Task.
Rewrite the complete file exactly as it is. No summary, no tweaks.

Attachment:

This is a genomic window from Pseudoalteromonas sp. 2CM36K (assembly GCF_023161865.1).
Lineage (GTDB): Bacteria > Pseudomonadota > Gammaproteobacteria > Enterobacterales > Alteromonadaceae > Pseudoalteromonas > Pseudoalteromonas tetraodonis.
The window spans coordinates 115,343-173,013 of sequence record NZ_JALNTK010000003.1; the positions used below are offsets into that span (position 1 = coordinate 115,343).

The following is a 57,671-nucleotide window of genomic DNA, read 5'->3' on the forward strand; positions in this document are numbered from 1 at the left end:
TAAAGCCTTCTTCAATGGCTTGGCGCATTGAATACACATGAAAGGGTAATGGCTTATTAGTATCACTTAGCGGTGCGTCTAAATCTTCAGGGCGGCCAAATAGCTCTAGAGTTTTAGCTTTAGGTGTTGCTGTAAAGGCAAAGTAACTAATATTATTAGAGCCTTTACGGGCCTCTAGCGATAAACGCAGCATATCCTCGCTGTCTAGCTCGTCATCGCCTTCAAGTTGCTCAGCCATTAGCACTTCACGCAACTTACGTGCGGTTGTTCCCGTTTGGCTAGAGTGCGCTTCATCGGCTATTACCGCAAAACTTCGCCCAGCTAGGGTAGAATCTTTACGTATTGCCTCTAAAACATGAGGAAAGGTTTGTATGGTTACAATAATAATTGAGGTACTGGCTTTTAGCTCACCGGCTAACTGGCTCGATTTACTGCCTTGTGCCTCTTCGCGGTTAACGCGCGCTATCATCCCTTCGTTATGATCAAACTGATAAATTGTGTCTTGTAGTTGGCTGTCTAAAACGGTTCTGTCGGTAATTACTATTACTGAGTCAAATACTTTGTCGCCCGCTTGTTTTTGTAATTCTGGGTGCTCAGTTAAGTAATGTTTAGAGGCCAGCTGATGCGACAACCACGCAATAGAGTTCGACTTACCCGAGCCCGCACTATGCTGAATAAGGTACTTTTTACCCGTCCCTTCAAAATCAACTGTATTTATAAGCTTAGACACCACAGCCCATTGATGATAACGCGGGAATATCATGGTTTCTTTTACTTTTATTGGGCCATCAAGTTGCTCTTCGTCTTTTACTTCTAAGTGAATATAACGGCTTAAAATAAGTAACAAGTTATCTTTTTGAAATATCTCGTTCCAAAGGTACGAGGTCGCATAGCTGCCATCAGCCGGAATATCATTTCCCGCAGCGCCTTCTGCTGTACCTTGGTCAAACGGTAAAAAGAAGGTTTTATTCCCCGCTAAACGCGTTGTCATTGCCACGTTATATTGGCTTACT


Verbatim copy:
This is a genomic window from Pseudoalteromonas sp. 2CM36K (assembly GCF_023161865.1).
Lineage (GTDB): Bacteria > Pseudomonadota > Gammaproteobacteria > Enterobacterales > Alteromonadaceae > Pseudoalteromonas > Pseudoalteromonas tetraodonis.
The window spans coordinates 115,343-173,013 of sequence record NZ_JALNTK010000003.1; the positions used below are offsets into that span (position 1 = coordinate 115,343).

The following is a 57,671-nucleotide window of genomic DNA, read 5'->3' on the forward strand; positions in this document are numbered from 1 at the left end:
TAAAGCCTTCTTCAATGGCTTGGCGCATTGAATACACATGAAAGGGTAATGGCTTATTAGTATCACTTAGCGGTGCGTCTAAATCTTCAGGGCGGCCAAATAGCTCTAGAGTTTTAGCTTTAGGTGTTGCTGTAAAGGCAAAGTAACTAATATTATTAGAGCCTTTACGGGCCTCTAGCGATAAACGCAGCATATCCTCGCTGTCTAGCTCGTCATCGCCTTCAAGTTGCTCAGCCATTAGCACTTCACGCAACTTACGTGCGGTTGTTCCCGTTTGGCTAGAGTGCGCTTCATCGGCTATTACCGCAAAACTTCGCCCAGCTAGGGTAGAATCTTTACGTATTGCCTCTAAAACATGAGGAAAGGTTTGTATGGTTACAATAATAATTGAGGTACTGGCTTTTAGCTCACCGGCTAACTGGCTCGATTTACTGCCTTGTGCCTCTTCGCGGTTAACGCGCGCTATCATCCCTTCGTTATGATCAAACTGATAAATTGTGTCTTGTAGTTGGCTGTCTAAAACGGTTCTGTCGGTAATTACTATTACTGAGTCAAATACTTTGTCGCCCGCTTGTTTTTGTAATTCTGGGTGCTCAGTTAAGTAATGTTTAGAGGCCAGCTGATGCGACAACCACGCAATAGAGTTCGACTTACCCGAGCCCGCACTATGCTGAATAAGGTACTTTTTACCCGTCCCTTCAAAATCAACTGTATTTATAAGCTTAGACACCACAGCCCATTGATGATAACGCGGGAATATCATGGTTTCTTTTACTTTTATTGGGCCATCAAGTTGCTCTTCGTCTTTTACTTCTAAGTGAATATAACGGCTTAAAATAAGTAACAAGTTATCTTTTTGAAATATCTCGTTCCAAAGGTACGAGGTCGCATAGCTGCCATCAGCCGGAATATCATTTCCCGCAGCGCCTTCTGCTGTACCTTGGTCAAACGGTAAAAAGAAGGTTTTATTCCCCGCTAAACGCGTTGTCATTGCCACGTTATATTGGCTTACT